As only to be expected the government’s policies and programmes presented by the president on Wednesday has drawn mixed reactions. The 65-minute presentation brought little novelty and freshness to be upbeat about. The government has failed in properly addressing the woes of the people. After the mega earthquake of April 25 and several strong aftershocks in its aftermath, the government’s serious weaknesses were evident. It took these disasters to drive home to the major political parties the need for a consensus, and they have come together to reach an understanding regarding the promulgating of the new constitution whose preliminary draft has finally been prepared and put before the people for their suggestions for improvement.
The document talks of providing soft loans to the quake victims, but it is totally silent on how much grant the government may give to them
The weaknesses and strengths of the policies and programmes of the government can be gleaned. Rightly, priority has been given to the reconstruction of the damaged and destroyed structures, including heritage sites in particular. However, the reconstruction was not a choice, but the compulsion of the government. The policies and programmes represent continuity of the past policies and programmes, and their repetitions made the President’s presentation much longer than it would have been had it concentrated on what new the government was going to do. Among the positive things that the government intends to do are: increasing the senior citizens’ allowance, pension system also to be based on the contributions made by the civil servants, and having a communication satellite on our own initiative, introducing a bill regarding political parties. The policies and programmes reflect those that are to be put into action in the coming fiscal year. But the plan to build airports in all the districts of the country without any idea of the timeframe makes it less useful, for example. The government has said other things too, such as limiting the load-shedding hours to eight hours even during the dry season, but its feasibility has been called into question.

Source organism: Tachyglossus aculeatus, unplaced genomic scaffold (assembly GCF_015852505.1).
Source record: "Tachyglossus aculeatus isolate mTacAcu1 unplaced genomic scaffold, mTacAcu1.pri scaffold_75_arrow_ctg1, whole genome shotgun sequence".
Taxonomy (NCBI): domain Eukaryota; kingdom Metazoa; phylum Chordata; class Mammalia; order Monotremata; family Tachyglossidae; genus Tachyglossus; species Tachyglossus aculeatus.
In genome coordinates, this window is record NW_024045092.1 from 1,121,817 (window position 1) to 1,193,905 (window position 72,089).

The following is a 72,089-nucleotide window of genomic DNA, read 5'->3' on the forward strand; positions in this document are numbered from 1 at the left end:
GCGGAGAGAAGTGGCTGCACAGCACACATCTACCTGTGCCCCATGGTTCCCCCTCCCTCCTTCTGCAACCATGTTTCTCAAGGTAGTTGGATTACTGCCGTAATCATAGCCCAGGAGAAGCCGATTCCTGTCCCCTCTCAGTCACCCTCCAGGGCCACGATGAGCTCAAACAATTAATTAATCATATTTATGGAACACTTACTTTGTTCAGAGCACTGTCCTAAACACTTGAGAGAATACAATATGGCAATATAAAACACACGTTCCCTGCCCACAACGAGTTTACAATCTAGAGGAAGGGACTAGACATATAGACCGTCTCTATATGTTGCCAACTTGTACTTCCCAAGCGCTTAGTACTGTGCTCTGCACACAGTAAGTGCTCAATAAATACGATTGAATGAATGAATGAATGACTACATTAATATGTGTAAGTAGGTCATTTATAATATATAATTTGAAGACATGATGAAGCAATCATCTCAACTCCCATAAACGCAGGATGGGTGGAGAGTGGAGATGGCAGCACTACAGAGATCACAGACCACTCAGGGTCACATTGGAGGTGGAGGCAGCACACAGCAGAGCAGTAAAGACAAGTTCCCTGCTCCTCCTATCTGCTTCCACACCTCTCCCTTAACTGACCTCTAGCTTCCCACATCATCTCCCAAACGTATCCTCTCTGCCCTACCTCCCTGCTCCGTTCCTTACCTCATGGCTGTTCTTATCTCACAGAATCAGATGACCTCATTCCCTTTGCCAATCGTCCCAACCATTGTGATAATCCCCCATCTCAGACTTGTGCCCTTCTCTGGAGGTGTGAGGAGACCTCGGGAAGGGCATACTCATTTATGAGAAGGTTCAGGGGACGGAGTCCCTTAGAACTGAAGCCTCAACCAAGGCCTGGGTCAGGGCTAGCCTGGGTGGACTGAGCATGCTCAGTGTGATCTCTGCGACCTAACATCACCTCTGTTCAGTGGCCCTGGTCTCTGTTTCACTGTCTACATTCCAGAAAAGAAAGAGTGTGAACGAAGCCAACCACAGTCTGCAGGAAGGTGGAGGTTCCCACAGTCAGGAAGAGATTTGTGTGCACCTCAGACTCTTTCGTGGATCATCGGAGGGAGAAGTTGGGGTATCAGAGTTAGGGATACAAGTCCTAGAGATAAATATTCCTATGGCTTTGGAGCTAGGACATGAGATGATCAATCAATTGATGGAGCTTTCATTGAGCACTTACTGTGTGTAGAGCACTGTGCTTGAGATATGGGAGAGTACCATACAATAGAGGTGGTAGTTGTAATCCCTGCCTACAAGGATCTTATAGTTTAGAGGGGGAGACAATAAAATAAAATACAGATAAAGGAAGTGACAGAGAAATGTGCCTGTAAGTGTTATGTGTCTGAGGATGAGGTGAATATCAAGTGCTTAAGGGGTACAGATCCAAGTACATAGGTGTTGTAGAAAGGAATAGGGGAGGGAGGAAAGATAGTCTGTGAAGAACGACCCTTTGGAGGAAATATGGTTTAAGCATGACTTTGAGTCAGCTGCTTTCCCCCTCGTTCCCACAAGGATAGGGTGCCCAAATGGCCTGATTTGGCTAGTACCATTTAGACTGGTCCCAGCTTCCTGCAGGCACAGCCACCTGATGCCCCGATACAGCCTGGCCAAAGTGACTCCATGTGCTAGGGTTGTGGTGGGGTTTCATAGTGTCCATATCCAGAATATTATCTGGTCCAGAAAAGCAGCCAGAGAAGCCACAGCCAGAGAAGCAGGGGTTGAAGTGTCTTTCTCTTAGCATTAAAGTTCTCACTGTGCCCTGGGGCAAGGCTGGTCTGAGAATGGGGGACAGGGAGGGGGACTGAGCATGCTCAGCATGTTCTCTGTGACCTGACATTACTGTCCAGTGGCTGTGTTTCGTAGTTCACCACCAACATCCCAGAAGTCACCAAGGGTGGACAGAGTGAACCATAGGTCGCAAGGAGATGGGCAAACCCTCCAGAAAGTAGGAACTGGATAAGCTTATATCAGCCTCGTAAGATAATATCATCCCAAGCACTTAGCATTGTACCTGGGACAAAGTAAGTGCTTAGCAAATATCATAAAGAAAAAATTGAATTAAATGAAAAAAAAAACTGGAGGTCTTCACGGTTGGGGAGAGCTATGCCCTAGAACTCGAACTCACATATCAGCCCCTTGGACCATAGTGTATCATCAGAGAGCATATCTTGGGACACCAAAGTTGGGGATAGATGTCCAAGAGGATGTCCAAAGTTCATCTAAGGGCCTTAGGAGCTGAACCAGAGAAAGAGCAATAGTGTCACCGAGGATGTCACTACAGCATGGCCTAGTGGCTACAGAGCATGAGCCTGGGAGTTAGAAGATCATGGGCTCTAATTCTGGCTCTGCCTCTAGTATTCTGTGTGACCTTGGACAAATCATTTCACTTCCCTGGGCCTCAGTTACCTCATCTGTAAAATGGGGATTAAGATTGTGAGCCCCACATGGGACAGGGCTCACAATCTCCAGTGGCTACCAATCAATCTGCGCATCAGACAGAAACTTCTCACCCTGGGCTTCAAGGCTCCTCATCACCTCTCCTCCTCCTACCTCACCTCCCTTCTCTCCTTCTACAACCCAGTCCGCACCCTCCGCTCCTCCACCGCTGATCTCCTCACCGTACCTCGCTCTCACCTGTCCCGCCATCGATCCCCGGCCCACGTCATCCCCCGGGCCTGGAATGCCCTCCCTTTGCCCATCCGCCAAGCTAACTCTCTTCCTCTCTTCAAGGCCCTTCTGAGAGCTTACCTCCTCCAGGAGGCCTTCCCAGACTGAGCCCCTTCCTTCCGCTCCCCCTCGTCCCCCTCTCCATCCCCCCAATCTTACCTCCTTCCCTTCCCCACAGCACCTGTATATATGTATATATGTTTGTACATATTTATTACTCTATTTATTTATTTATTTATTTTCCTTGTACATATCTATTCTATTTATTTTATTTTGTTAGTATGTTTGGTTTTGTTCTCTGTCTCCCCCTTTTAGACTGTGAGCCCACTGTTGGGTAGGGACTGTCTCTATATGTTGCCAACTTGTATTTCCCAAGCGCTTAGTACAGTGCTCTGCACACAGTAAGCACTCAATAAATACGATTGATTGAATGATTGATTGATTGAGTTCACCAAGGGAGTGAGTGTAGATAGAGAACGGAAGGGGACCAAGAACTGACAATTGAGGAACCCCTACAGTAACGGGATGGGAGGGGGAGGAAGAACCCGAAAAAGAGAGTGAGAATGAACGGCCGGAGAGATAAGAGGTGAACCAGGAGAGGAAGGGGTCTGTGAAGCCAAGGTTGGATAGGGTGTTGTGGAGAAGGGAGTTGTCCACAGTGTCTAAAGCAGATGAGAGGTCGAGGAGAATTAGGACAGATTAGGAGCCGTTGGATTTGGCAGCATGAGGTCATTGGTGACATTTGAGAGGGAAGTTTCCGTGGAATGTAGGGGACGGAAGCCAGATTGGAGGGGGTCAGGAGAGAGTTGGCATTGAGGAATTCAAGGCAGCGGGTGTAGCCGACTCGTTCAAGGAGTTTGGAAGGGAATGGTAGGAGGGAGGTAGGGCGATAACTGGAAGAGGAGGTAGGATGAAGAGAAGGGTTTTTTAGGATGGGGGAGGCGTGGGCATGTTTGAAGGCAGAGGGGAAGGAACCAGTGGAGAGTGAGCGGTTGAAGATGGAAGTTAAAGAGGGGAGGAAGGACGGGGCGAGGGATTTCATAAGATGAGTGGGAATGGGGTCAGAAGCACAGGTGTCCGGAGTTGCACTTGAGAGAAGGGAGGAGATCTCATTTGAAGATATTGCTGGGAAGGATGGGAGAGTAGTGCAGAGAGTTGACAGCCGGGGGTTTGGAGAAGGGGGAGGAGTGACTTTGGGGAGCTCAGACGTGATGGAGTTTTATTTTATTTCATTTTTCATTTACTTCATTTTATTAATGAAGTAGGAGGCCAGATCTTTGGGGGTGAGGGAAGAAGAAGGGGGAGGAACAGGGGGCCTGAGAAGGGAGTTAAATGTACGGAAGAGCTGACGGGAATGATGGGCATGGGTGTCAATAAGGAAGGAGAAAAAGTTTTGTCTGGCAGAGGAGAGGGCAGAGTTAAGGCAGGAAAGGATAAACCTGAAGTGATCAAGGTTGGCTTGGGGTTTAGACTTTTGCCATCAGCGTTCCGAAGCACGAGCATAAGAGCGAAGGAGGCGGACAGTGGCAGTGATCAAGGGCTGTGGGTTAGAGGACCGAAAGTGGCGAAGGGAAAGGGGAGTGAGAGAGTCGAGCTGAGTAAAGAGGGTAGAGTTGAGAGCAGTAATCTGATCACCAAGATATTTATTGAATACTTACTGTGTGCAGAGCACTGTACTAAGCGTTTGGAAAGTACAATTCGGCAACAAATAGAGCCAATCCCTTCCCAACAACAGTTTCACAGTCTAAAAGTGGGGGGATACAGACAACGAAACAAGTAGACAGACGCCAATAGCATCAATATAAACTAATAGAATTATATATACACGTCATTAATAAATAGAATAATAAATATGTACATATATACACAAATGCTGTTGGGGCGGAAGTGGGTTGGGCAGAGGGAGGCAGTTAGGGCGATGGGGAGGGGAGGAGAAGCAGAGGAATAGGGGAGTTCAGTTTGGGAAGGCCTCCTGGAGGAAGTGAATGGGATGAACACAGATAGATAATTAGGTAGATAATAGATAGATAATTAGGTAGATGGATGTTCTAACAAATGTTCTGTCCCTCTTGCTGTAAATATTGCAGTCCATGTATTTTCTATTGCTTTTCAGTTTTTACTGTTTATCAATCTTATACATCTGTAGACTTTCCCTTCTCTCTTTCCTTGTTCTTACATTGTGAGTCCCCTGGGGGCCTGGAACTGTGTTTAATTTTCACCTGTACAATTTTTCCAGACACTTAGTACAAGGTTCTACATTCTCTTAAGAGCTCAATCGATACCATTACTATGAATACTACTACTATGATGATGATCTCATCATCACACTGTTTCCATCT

The government has planned to hold elections to the local bodies within one year, and it is welcome. However, things are looking up and it is now likely that the new constitution will be promulgated soon. The policies and programmes have also been criticized by the private sector, as it lacks plans to revive some sectors, such as tourism. The document talks of providing soft loans to the quake victims, but it is totally silent on how much grant the government may give to them. Initially, two lakh rupees had been reported to be given to them as a grant. After going through the policy document, one finds that it has failed to bring innovation and imaginativeness, as it is not much different from the old fare. As a result, there is not much for the people to be enthusiastic about. Just reiterating such things as no-tolerance to corruption will not improve things, unless the government and its leaders improve their ways. Finally, the implementation part has always proved to be particularly weak, and this can mar the delivery of what has been promised this time around too.
While presenting the policies and programmes of the government in the Legislature-Parliament on Wednesday President Ram Baran Yadav said the government will make amendment to the ‘journalists’ code of ethics’ to ‘make information dissemination credible’. The media fraternity, including the Federation of Nepalese Journalists (FNJ), has raised serious objection to the government plan. The FNJ has said it is not the government which prepares the code of conduct for journalists. It is the journalists themselves who do it to make the journalism profession credible and trustworthy. The existing code of ethics was issued jointly by FNJ and Press Council Nepal.
The government is also mulling over introducing separate law to regulate online media. The FNJ and other media bodies have said that a separate law is not necessary to regulate online media which has wider coverage due to internet connectivity even in rural areas. Some addition, however, can be made in the existing press law to regulate the online media. The government cannot curtail the media freedom in one way or another.